Strong positive correlations between the Acidimicrobiales, Rhizobiales, Rhodospirillales, Sphingomonadales, Bacillales, Xanthomonadales, Nitrosopumilales, Thermoplasmatales and Desulfuromonadales were detected by correlation analysis (Figure 9). The Spearman’s rank correlation coefficients (SRCC) of these 9 orders were all >0.4. In addition, a stronger correlation was observed between Acidimicrobiales, Nitrosopumilales, Thermoplasmatales and Desulfuromonadales, with SRCC values between them >0.65, and these 4 orders are known to actively participate in the metabolism of nitrogen, sulfur, and carbohydrate. It is also worthy to note that six orders (Rhodobacterales, Rickettsiales, Thiotrichales, Methylophilales, Sphingobacteriales, Flavobacteriales) were significantly negatively correlated with the selected microbial taxa of Thaumarchaeote, Euryarchaeota and Deltaproteobacteria, with SRCC values between them <-0.4.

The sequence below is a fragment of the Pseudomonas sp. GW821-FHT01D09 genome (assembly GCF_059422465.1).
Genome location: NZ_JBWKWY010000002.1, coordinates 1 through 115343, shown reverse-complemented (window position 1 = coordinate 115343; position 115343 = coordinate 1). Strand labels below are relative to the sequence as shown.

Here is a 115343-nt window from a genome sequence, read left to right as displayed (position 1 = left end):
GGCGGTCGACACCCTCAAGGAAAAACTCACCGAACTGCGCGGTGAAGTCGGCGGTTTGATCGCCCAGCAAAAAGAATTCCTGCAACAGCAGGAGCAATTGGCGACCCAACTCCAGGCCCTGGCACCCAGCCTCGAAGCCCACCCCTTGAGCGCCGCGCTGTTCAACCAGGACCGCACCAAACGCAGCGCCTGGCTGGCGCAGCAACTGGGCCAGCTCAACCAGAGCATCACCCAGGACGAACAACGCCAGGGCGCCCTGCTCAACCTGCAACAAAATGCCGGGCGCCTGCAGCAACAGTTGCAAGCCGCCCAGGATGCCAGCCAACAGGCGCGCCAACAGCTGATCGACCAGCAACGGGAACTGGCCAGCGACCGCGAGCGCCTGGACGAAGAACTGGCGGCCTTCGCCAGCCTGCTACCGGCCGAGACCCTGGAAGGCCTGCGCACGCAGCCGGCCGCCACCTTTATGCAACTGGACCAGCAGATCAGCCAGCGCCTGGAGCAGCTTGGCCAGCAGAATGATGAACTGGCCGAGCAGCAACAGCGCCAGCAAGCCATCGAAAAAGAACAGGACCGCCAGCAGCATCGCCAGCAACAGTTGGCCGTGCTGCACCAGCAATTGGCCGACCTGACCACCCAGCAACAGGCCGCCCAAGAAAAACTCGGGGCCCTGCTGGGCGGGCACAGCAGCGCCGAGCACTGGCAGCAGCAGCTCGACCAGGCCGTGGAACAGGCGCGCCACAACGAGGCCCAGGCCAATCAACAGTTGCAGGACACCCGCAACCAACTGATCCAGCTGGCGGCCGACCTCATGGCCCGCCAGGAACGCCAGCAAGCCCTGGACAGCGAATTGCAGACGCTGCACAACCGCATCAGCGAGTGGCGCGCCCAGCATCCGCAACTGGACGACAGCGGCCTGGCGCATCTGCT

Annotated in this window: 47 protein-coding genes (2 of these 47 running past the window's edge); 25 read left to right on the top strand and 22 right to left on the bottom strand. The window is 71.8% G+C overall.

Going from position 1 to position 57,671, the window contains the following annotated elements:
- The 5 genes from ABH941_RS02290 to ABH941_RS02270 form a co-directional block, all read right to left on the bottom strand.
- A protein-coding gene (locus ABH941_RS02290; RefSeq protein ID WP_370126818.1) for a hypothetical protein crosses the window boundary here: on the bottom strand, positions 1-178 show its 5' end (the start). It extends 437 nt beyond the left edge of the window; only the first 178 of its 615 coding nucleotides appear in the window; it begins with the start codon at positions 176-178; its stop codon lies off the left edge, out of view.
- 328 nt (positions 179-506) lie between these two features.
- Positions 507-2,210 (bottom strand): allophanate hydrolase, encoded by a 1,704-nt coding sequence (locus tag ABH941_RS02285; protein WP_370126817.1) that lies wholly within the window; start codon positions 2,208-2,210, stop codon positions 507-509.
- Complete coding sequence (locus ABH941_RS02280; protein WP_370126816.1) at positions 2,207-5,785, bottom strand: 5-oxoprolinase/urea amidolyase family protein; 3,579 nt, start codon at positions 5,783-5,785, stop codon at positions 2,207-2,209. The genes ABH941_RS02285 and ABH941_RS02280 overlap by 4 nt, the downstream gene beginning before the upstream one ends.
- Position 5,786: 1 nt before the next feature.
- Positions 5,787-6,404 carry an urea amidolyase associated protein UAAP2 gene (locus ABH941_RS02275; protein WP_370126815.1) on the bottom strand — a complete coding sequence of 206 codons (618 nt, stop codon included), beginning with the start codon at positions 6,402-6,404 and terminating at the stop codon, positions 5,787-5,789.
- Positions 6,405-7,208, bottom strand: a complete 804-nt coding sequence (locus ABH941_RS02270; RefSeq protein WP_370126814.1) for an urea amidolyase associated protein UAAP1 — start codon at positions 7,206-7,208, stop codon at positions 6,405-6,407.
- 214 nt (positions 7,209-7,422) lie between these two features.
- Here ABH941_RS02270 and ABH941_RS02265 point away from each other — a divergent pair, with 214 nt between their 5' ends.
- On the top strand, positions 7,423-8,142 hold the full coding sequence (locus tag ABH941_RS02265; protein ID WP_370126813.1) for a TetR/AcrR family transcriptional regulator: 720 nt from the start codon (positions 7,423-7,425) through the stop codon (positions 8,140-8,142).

FIGURE 9. Network co-occurrence patterns with Spearman’s P-value < 0.01. Each dot represents a significant correlation between two microbial taxa with red and blue representing negative and positive correlations, respectively.